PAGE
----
[cancer] And yet another potential problem rears its ugly head

Yesterday I got my CEA (carcinoembryonic antigen) results from Thursday’s bloodwork. They are 1.9 ng/mL (on a scale of roughly 0-10). A month ago, at my first post-op assessment, they were 0.5. That’s a quadrupling of the value in four weeks. CEAs are a protein marker that can indicate the presence of active tumors given my kind of cancer.

The level itself is not too alarming in principle, as anything below 3.1 is considered within normal range. There are non-cancer processes, including inflammatory bowel problems, that can produce measurable CEA levels. The trend, however, concerns me a great deal. And historically, my personal non-cancer baseline values are down around 0.2 or 0.3, so even in an absolute sense these numbers are a potential issue despite the clinical guidance.

Here are some graphics that may help visualize this.


This one shows the trend line since my pre-op blood test in July. You can see the recent uptick. The pink line at the top of the chart was superimposed by me to show the 3.1 cutoff.


This graphic shows the trend line since last November. You can see the appearance of the tumor, the drop-off once chemo starts, the drop-off from surgery. I’ve annotated it in orange to show some of those points, and again included the pink reference line for the 3.1 cutoff.

One potentially benign explanation is measurement error and/or normal fluctuation, which I find unlikely given a swing of 1.4 points on a 10 point scale. Another potentially benign explanation is a CEA spike based on my recent lower GI problems. That’s a bit more likely, though I’m unsure of the mechanism. However, given my history, you can imagine my mental and emotional state right now.

My oncologist tells me that as my levels are still within normal ranges, she is not concerned. We’re going to wait until November for the next planned CT scan. I am not especially reassured as (a) I can read a trend line and (b) the current values are high compared to my historical values, regardless of the clinical cutoff for normal range. Obviously the next couple of blood tests will tell us a lot.

In any case, even if this entire business is a false alarm, this is just another reminder of my essential helplessness in the face of this disease. Coming hard on the heels of recent events, I’ve been taking this one pretty tough.

8 thoughts on “[cancer] And yet another potential problem rears its ugly head

  1. Laurie Mann says:

    I’m sorry to hear the levels are up. It’s always frustrating and scary.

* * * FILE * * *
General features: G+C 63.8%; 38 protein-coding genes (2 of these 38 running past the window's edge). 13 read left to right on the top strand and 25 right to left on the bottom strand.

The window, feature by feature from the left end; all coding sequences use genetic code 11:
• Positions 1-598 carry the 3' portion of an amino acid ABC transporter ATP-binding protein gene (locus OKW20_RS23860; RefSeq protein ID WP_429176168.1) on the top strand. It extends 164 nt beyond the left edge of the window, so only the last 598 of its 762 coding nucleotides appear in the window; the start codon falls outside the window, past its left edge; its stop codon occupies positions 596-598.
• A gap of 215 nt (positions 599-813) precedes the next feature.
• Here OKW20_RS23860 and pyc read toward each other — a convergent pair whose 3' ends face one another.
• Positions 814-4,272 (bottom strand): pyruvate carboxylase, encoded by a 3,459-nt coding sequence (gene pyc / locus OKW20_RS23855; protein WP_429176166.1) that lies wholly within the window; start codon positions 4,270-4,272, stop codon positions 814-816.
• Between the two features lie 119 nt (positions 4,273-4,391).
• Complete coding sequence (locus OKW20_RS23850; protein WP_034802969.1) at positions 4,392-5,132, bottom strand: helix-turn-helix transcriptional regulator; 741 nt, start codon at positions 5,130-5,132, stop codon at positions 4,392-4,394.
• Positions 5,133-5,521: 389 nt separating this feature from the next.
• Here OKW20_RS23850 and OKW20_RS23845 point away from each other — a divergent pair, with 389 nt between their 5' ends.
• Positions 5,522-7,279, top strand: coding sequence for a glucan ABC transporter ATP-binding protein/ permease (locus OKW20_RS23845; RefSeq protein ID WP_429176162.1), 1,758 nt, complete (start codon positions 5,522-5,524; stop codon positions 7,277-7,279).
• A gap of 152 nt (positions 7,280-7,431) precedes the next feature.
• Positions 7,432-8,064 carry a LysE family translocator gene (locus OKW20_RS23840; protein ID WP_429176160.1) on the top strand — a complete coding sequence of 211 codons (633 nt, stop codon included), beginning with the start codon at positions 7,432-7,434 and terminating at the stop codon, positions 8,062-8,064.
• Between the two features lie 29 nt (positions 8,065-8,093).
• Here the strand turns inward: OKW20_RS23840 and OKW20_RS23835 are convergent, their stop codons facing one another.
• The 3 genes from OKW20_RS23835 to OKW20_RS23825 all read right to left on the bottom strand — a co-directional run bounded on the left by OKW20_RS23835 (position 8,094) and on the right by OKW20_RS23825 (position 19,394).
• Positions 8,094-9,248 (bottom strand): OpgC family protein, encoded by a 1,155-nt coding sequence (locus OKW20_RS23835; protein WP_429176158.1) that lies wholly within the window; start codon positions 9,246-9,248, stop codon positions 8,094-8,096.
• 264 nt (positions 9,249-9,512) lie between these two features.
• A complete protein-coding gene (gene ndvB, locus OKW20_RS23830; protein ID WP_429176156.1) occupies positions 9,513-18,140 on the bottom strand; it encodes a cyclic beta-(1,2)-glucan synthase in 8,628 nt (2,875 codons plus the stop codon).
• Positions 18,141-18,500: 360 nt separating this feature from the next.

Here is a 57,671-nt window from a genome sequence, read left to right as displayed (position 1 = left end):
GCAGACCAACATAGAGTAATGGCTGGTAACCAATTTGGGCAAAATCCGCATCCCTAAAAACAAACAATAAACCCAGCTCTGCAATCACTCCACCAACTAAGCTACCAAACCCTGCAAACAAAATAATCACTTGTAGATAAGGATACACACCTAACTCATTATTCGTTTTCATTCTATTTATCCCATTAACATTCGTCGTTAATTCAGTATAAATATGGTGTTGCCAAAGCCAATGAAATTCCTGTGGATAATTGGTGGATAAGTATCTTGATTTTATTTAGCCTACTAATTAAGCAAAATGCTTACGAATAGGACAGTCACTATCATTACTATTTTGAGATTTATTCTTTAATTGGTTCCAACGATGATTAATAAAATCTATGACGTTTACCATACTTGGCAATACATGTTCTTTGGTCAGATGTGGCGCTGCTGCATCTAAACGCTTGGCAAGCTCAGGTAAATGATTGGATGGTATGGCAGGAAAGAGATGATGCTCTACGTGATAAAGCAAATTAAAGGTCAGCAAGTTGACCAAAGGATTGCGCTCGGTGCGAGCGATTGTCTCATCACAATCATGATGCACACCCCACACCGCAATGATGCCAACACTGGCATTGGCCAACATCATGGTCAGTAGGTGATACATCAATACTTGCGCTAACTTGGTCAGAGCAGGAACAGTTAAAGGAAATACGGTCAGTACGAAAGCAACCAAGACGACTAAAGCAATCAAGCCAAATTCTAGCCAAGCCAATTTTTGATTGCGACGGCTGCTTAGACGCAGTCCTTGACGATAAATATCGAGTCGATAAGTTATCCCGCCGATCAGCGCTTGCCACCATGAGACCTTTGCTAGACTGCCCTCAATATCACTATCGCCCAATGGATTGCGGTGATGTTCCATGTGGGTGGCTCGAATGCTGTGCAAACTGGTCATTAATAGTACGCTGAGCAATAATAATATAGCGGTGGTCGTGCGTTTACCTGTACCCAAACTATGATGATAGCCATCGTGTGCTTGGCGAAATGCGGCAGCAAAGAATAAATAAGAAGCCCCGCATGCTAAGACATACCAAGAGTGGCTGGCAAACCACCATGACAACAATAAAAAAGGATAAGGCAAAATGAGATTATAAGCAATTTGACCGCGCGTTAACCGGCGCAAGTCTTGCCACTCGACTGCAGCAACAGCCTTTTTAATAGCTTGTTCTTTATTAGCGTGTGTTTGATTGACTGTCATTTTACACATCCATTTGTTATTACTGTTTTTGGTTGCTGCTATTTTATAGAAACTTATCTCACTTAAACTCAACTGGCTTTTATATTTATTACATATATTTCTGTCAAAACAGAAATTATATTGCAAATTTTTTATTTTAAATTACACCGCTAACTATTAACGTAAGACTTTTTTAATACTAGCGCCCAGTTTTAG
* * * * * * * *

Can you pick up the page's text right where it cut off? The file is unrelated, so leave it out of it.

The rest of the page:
2. My historical body temperature used to be 97.6, almost unvariably. It was just 98.3, which the nurse thought seemed perfectly normal, and I thought was the beginning of a fever. She’s probably right.

    Yours probably is, too. Even if it’s historically weird for you, they do this all day, every day, with hundreds or even thousands of people over the years.

    I know that doesn’t really help you chill out, but I had to point it out anyway just in case she’s reading your journal. I want to suck up to her because I heard she’s a tiger in the sack.

  3. Matte Lozenge says:

    It’s just hard to be worrying about stuff like this and a lot easier for someone who’s not personally involved to think the trend can just as easily change and go down or stay flat. If there’s anything I could wish you, it is some calmness in your emotions.

    Oh heck, if there’s anything I could wish you, it is a full and fast recovery!

  4. Charlie says:

    Jay, I don’t comment often on your blog but I follow your posts and think about you often. Your ability to focus your thoughts and emotions this way, and then share them in public, as a record of your experience, is remarkable. I’ve learned more from it, about living and writing, than I would have ever expected, primarily from your example and in particular your ability to transform what could be an unimaginable situation for most of us into something tactile and quotidian, made up of minute surmountable moments. It feels like I’ve received an unexpected and undeserved gift, and one I appreciate, perhaps even need, but one I would rather not have only because of what you have to go through to give it. Thank you for it, all the same.

    1. Jay says:

      Thank you, Charlie. Your words have very much moved me.

  5. …Now I really hope she ISN’T reading this. hahaha!

  6. Cora says:

    I’m still keeping my fingers crossed for you.

  7. Stevie says:


    There is little to be gained, and a great deal to be lost, by second-guessing your oncologist on this. You do not possess the skill set which would enable you to comprehend whether this is significant, and you are too emotionally wound up in it to stand back and recognise that fact. That’s one of the reasons why doctors don’t diagnose and treat themselves.

    As an alternative you could sacrifice a chicken and examine its entrails; that way you at least get dinner out of it. And, judging from the amount you have accomplished since you put this post up, you may be emotionally down but as a writer you are most definitely not out…

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